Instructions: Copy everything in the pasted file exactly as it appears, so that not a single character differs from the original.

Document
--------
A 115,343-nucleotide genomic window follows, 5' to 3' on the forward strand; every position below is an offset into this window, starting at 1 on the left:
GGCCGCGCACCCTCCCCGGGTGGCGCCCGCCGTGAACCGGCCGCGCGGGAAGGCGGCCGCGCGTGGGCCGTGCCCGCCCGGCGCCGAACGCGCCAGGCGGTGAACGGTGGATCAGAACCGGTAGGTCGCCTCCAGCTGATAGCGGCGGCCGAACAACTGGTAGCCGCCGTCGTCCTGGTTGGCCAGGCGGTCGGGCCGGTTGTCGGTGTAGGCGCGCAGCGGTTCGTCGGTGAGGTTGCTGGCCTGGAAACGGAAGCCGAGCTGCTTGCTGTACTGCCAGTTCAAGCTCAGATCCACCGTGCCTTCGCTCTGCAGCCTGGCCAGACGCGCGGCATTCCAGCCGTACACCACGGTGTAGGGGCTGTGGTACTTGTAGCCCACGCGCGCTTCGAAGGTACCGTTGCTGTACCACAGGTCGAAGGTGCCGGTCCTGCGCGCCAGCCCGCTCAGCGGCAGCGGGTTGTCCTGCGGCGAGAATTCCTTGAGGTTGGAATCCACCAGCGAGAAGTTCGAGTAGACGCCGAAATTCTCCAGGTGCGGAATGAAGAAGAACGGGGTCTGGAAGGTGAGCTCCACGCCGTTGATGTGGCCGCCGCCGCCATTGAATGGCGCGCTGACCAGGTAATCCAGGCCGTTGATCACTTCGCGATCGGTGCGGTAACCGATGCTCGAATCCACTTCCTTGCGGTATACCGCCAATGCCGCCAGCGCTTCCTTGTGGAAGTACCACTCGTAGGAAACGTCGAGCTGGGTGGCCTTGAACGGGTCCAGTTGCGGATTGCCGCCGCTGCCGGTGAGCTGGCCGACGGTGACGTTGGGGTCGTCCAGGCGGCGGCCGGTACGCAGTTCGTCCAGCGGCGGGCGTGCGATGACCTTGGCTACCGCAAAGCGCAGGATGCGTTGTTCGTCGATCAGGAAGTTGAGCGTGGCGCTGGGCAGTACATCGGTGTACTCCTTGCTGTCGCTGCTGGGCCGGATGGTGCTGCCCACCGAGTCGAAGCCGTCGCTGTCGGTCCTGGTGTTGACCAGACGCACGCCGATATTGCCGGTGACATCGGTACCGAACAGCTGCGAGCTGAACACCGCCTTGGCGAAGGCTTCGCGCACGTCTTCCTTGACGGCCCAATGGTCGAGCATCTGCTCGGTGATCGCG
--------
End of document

A 115,343-nucleotide genomic window follows, 5' to 3' on the forward strand; every position below is an offset into this window, starting at 1 on the left:
GGCCGCGCACCCTCCCCGGGTGGCGCCCGCCGTGAACCGGCCGCGCGGGAAGGCGGCCGCGCGTGGGCCGTGCCCGCCCGGCGCCGAACGCGCCAGGCGGTGAACGGTGGATCAGAACCGGTAGGTCGCCTCCAGCTGATAGCGGCGGCCGAACAACTGGTAGCCGCCGTCGTCCTGGTTGGCCAGGCGGTCGGGCCGGTTGTCGGTGTAGGCGCGCAGCGGTTCGTCGGTGAGGTTGCTGGCCTGGAAACGGAAGCCGAGCTGCTTGCTGTACTGCCAGTTCAAGCTCAGATCCACCGTGCCTTCGCTCTGCAGCCTGGCCAGACGCGCGGCATTCCAGCCGTACACCACGGTGTAGGGGCTGTGGTACTTGTAGCCCACGCGCGCTTCGAAGGTACCGTTGCTGTACCACAGGTCGAAGGTGCCGGTCCTGCGCGCCAGCCCGCTCAGCGGCAGCGGGTTGTCCTGCGGCGAGAATTCCTTGAGGTTGGAATCCACCAGCGAGAAGTTCGAGTAGACGCCGAAATTCTCCAGGTGCGGAATGAAGAAGAACGGGGTCTGGAAGGTGAGCTCCACGCCGTTGATGTGGCCGCCGCCGCCATTGAATGGCGCGCTGACCAGGTAATCCAGGCCGTTGATCACTTCGCGATCGGTGCGGTAACCGATGCTCGAATCCACTTCCTTGCGGTATACCGCCAATGCCGCCAGCGCTTCCTTGTGGAAGTACCACTCGTAGGAAACGTCGAGCTGGGTGGCCTTGAACGGGTCCAGTTGCGGATTGCCGCCGCTGCCGGTGAGCTGGCCGACGGTGACGTTGGGGTCGTCCAGGCGGCGGCCGGTACGCAGTTCGTCCAGCGGCGGGCGTGCGATGACCTTGGCTACCGCAAAGCGCAGGATGCGTTGTTCGTCGATCAGGAAGTTGAGCGTGGCGCTGGGCAGTACATCGGTGTACTCCTTGCTGTCGCTGCTGGGCCGGATGGTGCTGCCCACCGAGTCGAAGCCGTCGCTGTCGGTCCTGGTGTTGACCAGACGCACGCCGATATTGCCGGTGACATCGGTACCGAACAGCTGCGAGCTGAACACCGCCTTGGCGAAGGCTTCGCGCACGTCTTCCTTGACGGCCCAATGGTCGAGCATCTGCTCGGTGATCGCG